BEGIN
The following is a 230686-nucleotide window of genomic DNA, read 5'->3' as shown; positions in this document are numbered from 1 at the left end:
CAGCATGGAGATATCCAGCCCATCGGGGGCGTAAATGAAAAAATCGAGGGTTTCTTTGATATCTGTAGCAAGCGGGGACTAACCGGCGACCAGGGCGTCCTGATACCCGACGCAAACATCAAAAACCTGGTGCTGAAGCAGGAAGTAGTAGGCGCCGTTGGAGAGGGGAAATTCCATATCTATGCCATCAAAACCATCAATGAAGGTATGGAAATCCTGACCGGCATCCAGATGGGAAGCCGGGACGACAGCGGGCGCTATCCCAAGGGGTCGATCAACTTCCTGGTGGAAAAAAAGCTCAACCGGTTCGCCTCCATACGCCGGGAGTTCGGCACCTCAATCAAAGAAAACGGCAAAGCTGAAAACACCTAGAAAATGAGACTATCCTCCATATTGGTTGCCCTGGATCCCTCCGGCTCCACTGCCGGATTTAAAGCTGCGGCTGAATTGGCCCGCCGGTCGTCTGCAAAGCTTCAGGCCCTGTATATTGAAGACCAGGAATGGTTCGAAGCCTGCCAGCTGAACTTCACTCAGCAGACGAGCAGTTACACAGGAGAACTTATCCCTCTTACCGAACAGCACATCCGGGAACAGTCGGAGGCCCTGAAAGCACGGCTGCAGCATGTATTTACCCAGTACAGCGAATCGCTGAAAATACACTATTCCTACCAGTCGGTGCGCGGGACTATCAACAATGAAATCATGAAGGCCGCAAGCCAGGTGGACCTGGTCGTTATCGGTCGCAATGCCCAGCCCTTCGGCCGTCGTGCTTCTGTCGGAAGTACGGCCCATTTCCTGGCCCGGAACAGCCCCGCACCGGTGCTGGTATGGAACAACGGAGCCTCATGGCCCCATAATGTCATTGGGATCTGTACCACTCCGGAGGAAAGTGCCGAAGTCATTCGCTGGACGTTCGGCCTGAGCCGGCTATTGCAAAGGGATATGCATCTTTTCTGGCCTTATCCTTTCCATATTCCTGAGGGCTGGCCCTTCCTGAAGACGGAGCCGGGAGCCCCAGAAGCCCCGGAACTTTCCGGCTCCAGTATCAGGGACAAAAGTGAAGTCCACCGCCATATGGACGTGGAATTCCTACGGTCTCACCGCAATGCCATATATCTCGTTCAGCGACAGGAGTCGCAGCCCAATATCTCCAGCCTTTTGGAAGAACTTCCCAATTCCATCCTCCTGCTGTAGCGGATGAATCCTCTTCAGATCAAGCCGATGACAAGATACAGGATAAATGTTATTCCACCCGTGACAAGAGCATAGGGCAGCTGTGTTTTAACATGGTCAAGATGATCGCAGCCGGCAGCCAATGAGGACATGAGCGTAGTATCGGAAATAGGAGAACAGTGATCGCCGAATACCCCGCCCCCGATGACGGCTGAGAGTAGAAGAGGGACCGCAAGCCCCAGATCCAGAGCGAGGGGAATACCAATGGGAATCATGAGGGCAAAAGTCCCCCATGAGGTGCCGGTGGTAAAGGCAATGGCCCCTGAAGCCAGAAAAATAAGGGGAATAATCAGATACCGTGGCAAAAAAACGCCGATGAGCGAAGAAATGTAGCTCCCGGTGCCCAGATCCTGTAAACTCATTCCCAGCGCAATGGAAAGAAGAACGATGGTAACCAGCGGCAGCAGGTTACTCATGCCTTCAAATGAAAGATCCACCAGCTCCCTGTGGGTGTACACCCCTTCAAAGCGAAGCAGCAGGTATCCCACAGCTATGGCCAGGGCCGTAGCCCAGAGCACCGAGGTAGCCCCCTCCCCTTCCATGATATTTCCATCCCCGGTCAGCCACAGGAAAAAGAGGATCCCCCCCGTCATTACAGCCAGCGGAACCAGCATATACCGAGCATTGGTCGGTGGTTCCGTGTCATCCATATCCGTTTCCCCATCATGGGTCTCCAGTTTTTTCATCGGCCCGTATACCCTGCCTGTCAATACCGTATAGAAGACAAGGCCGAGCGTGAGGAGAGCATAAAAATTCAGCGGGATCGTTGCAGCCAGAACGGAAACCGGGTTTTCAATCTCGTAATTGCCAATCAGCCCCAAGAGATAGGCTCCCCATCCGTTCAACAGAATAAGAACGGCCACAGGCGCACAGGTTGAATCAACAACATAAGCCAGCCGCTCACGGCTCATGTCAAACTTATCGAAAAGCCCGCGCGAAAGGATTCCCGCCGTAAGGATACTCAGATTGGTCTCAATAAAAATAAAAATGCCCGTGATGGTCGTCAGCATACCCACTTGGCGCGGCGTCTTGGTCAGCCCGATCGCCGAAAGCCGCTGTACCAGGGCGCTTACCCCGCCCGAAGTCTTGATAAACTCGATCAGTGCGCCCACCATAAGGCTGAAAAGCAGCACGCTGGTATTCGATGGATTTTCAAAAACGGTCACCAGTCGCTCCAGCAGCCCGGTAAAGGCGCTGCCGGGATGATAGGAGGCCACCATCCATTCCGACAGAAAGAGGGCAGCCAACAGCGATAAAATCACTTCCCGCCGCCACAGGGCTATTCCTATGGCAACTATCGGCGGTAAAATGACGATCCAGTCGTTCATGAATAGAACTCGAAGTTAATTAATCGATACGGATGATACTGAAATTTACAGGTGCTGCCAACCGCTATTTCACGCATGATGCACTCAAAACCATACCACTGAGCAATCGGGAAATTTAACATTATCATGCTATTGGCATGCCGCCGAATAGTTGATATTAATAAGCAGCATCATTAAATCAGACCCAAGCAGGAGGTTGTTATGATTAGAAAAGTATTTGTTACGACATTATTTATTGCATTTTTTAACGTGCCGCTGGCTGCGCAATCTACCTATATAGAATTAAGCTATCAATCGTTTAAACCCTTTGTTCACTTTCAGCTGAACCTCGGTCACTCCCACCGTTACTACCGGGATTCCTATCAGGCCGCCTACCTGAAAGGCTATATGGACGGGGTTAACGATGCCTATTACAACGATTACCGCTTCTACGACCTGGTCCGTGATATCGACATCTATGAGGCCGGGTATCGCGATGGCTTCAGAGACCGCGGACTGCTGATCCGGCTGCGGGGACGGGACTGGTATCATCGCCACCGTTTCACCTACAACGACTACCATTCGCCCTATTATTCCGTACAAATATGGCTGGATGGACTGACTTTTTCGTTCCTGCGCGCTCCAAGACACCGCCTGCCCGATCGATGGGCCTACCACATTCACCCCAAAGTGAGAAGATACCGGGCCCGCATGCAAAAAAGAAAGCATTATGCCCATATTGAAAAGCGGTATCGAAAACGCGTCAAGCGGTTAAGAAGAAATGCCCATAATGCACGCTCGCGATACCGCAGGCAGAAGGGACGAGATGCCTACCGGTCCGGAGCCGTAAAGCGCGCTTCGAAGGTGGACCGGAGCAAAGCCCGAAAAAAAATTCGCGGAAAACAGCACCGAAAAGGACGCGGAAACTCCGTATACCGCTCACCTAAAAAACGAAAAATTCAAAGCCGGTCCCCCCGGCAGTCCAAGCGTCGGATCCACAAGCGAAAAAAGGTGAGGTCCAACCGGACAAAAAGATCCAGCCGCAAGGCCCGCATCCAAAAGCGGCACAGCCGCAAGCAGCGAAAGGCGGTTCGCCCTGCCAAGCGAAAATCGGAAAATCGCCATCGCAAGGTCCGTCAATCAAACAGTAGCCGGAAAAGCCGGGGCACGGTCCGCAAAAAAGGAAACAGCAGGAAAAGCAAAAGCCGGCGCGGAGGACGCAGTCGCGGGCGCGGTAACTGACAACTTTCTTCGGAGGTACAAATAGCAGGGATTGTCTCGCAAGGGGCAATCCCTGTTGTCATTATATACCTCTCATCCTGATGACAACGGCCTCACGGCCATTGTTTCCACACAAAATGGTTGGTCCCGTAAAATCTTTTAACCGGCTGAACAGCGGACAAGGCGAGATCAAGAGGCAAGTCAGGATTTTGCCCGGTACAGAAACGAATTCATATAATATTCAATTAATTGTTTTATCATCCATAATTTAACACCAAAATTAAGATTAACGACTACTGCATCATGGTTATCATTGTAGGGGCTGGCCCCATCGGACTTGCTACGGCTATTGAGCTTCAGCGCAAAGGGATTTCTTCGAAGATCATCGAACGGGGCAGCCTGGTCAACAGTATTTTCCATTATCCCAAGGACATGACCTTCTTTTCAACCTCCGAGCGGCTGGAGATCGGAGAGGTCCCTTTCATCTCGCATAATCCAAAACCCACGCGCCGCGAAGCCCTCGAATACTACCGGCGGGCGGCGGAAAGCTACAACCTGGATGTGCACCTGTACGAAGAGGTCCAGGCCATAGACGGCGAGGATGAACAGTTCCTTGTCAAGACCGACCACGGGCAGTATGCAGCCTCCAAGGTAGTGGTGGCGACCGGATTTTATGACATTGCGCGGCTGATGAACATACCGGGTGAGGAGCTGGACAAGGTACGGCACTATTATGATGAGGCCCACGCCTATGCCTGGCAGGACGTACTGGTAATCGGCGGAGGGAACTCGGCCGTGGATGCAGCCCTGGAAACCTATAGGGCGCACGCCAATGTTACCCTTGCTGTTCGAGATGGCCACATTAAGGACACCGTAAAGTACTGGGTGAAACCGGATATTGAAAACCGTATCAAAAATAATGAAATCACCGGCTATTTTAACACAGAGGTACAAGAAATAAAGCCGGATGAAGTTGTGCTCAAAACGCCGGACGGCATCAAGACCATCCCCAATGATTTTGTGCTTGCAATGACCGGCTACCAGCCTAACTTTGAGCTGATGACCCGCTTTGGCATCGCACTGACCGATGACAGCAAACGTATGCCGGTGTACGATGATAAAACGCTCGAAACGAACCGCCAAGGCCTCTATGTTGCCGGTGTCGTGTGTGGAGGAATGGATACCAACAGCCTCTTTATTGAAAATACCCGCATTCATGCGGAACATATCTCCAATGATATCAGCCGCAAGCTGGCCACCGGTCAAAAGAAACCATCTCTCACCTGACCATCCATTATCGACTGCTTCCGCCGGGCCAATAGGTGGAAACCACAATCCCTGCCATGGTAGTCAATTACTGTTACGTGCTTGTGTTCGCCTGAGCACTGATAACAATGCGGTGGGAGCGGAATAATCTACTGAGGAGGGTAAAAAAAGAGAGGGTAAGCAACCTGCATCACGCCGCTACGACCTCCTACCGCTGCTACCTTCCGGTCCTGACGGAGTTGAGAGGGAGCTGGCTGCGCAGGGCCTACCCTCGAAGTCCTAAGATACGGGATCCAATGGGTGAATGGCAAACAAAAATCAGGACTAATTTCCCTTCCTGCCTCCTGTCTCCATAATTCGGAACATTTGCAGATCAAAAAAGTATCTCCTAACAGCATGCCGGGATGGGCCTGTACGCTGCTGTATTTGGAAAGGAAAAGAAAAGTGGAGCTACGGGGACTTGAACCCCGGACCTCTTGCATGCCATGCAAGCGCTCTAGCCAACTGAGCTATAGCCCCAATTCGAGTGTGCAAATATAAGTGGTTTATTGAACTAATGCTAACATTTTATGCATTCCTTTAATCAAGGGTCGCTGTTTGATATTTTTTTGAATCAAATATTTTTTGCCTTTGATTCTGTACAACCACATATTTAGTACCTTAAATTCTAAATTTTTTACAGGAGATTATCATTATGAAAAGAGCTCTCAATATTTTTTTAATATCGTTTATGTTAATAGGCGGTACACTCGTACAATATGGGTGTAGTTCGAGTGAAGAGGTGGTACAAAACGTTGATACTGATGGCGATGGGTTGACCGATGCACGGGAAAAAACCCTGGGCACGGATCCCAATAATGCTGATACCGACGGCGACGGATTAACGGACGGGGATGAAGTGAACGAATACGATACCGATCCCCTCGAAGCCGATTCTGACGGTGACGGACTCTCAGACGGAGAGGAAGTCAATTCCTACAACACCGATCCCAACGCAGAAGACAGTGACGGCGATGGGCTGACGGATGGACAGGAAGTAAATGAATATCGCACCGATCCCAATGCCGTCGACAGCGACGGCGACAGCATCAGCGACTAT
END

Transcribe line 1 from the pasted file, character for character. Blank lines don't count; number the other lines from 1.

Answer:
The following is a 230686-nucleotide window of genomic DNA, read 5'->3' as shown; positions in this document are numbered from 1 at the left end: